From the very beginning, student journalists who produce video news segments for The Rundown proved they knew their audience: their fellow students.
“If you have no idea what happened this week because you’ve been locked in Leavey [Library], we get it,” said Sebastian Vega (B.A., broadcast and digital journalism, ’18) as he kicked off The Rundown’s inaugural Snapchat news show in October 2017. Shot vertically for a mobile-device viewing audience, the videos cover news on campus, in the city and around the world from USC Annenberg’s Media Center.
The Rundown started in 2016-17 school year as a weekly email newsletter. In the summer of 2017, Charlotte Pruett, who graduated this past May with a B.A. in journalism, pitched the idea of adding a Snapchat video component to provide their student audience with more visual content.
“We wanted it to be very student-focused, very much, ‘Here are the biggest stories of the week, both at USC and otherwise,’” said Pruett, who was the show’s first executive producer. “We took our motto — ‘What do students need to know before they go party this weekend?’ — and built a team around it and started working on the aesthetics and scripts. We wanted our tone to be much lighter than a traditional Annenberg TV News broadcast.”
The Snapchat video addition was the second in a series of innovations that the team created to “acknowledge the reality of the changing way people are consuming news,” said Laura Davis, digital news director of the Annenberg Media Center. “We didn’t set out to say, ‘Okay, we want to create a news digest product across the newsletter, Instagram Stories and Alexa Skills, we just went through this process of empathizing with our audience and defining a problem they have and then creating a package based off of those factors.”
In year two, the team reevaluated and decided to shift away from Snapchat and toward Instagram Stories and IGTV. Both platforms included three short clips with a total running time of three to four minutes.
Nicholas Yekikian came on board as executive producer of the Rundown in 2018 and Pruett took over as executive editor of the entire USC Annenberg media newsroom. Yekikian, who graduated in 2019 with a master’s in specialized journalism, prefers Instagram, as it allows them to integrate polls and questions, giving them the chance to be more “interactive” with their audience.
“It’s like a different version of analytics, honestly,” Yekikian said. “You get to see what issues students care about and what they think of certain things, which I think is really cool.”
Pruett explained that one of the advantages of working in the media center is that it is an “incubator,” giving students the chance to try out different ideas. As part of their mentoring, students are also taught how to distill news down to its essence to create the short blurbs for the newsletter and the social videos.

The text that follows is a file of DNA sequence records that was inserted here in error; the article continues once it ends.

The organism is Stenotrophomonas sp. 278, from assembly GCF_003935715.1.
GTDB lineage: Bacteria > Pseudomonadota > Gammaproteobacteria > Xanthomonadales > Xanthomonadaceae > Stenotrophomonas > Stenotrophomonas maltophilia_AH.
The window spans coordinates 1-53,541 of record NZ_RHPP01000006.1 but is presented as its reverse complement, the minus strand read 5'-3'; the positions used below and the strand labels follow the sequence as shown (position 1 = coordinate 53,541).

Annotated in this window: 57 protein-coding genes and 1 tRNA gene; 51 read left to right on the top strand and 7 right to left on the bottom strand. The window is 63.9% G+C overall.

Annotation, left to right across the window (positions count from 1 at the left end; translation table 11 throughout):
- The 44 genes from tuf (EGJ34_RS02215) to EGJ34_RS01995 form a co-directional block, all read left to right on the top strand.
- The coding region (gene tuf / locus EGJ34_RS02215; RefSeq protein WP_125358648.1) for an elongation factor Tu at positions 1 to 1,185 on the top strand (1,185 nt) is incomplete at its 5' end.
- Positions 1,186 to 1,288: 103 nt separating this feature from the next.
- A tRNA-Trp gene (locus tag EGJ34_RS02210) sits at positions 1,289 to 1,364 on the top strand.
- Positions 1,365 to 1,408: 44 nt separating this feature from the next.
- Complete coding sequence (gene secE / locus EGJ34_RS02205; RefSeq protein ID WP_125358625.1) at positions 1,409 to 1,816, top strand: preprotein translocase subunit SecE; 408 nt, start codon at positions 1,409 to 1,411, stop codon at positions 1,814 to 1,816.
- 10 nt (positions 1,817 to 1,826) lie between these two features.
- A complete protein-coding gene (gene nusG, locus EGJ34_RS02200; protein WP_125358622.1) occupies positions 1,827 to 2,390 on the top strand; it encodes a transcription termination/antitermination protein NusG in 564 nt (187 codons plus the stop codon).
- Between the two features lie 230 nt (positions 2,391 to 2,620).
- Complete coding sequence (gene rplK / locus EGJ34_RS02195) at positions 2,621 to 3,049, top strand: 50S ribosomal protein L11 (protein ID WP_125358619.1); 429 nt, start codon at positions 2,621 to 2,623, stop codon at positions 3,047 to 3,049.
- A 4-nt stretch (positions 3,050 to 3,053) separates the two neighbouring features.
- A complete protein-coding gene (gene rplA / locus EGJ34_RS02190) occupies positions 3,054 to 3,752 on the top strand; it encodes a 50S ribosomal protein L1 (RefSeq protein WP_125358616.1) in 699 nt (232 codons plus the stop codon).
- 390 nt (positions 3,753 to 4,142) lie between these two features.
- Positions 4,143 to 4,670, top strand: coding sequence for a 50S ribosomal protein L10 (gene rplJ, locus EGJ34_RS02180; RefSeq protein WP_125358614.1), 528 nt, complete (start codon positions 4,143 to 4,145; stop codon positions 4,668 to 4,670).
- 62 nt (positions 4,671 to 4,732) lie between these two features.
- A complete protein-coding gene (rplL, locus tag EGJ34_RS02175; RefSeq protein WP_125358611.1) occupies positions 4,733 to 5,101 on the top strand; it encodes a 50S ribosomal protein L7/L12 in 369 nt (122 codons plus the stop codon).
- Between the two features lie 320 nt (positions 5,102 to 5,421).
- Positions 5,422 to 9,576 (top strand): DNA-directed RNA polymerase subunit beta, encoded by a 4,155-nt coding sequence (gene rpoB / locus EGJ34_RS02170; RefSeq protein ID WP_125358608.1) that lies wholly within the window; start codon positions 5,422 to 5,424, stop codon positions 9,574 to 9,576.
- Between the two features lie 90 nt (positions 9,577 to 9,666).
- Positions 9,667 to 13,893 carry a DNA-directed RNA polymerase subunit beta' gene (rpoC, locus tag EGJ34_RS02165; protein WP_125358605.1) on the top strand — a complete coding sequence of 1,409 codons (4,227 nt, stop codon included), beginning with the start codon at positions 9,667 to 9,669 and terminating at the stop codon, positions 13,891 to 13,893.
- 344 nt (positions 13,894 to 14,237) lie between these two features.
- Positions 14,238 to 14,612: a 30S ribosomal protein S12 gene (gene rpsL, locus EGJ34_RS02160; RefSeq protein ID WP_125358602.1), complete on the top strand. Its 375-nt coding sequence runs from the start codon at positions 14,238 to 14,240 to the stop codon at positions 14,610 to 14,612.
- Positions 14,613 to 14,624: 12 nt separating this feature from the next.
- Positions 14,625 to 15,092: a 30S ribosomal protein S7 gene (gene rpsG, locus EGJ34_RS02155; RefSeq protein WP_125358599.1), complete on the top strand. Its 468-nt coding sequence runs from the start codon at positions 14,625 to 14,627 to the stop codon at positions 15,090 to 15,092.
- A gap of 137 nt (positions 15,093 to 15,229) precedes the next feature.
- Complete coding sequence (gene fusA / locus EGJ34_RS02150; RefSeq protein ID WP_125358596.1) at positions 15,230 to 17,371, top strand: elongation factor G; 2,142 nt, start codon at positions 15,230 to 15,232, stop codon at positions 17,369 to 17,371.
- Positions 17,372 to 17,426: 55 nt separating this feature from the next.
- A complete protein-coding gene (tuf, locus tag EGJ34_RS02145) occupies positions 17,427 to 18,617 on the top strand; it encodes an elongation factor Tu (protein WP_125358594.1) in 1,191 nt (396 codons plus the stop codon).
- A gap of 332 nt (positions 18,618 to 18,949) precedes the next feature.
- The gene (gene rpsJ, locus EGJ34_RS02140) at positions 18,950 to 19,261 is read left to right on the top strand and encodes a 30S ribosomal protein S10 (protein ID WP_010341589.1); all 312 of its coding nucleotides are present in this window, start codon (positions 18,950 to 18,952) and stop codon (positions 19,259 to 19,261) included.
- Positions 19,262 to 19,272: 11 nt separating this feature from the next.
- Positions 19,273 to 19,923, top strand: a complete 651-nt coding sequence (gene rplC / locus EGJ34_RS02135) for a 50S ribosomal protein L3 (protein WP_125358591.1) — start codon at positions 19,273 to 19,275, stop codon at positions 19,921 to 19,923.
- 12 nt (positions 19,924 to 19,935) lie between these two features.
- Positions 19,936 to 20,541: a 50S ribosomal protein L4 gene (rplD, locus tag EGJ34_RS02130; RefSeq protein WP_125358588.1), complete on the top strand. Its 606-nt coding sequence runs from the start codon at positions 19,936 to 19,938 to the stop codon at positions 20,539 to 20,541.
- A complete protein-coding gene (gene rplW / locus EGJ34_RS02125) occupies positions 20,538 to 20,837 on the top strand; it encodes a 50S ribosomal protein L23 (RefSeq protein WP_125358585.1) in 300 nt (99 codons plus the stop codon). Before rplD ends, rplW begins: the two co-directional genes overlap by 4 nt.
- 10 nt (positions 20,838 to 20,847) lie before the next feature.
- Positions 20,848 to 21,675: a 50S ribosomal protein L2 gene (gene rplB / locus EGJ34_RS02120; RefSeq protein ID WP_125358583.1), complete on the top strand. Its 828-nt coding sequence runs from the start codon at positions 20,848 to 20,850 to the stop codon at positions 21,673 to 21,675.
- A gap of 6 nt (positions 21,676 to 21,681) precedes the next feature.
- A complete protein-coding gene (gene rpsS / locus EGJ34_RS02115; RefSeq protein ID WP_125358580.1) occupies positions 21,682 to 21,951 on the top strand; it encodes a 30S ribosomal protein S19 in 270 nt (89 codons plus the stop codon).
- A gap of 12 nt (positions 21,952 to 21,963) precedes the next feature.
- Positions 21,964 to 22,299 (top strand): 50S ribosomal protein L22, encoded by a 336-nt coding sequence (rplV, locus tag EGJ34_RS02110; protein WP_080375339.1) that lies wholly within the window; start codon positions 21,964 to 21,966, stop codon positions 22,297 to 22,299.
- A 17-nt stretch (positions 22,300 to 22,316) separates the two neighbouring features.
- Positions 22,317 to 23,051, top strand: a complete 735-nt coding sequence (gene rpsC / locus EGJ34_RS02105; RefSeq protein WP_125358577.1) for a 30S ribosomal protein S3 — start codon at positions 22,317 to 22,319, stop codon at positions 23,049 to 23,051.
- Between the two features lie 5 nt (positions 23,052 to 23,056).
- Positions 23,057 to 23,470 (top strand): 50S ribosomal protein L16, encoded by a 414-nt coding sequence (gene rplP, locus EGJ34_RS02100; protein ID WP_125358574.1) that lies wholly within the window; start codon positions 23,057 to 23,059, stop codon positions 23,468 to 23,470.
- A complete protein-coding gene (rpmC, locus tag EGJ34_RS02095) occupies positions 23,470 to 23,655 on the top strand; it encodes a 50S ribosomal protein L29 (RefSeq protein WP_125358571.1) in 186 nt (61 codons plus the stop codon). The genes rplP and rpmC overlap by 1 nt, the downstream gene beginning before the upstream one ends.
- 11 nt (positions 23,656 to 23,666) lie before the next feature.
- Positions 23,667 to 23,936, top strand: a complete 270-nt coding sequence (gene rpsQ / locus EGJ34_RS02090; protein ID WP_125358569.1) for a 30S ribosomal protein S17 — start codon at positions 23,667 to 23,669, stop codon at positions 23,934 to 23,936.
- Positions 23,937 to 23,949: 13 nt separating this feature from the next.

In Fall 2018, they added a third component — audio — delivered through an Alexa skill, part of a third-party app available for Alexa, Amazon’s digital assistant, to extend its utility.
Camila Rios Irizarry, a rising senior majoring in theater and minoring in public relations, was one of the early radio hosts. She chose stories, worked on the audio scripts and hosted the podcast.
The audio version, Irizarry explained, was generally about seven minutes long and allowed her to delve deeper into the stories. Irizarry, who had never worked in audio before coming to USC Annenberg, walked into the media center her sophomore year and said, “Hi, I would love to be a reporter.” She explained that Willa Seidenberg, director of Annenberg radio news, mentored her. “While I knew that I liked to listen to podcasts, I didn't know that I could do that myself.”
Irizarry liked the medium for its intimacy. “It’s an art to be able to transport people through audio,” she said.
Students working on all The Rundown’s platforms are given autonomy over their choices and do all their own writing and producing, getting final editorial feedback from Davis and Seidenberg. While the stories don’t necessarily overlap, the teams working on each component often collaborate. Because the platforms are so different, students can be found in the media center most Wednesdays and Thursdays, well into the evening, writing for the newsletter and producing the video and radio shows.
Their efforts have been recognized. This past semester, the Rundown won an award of excellence at the World Journalism Education Congress (WJEC) Creative Competition Awards and third place in the Disrupt the News contest presented by TVNewsCheck and the Broadcast Education Association (BEA) in Las Vegas.
For Yekikian the entire experience was “fabulous.”
“Before I started at The Rundown, all of my skills were based in the written word,” said Yekikian, who worked for the student newspaper during his undergraduate years at UCLA. “So, when I took this on I was like, ‘Yeah, this is something different.’ I learned how to write a script, I learned tone, how to set up a film set, what it takes to make the lighting right, how to edit. I never thought that I would be taking so much away from just one year of experience.”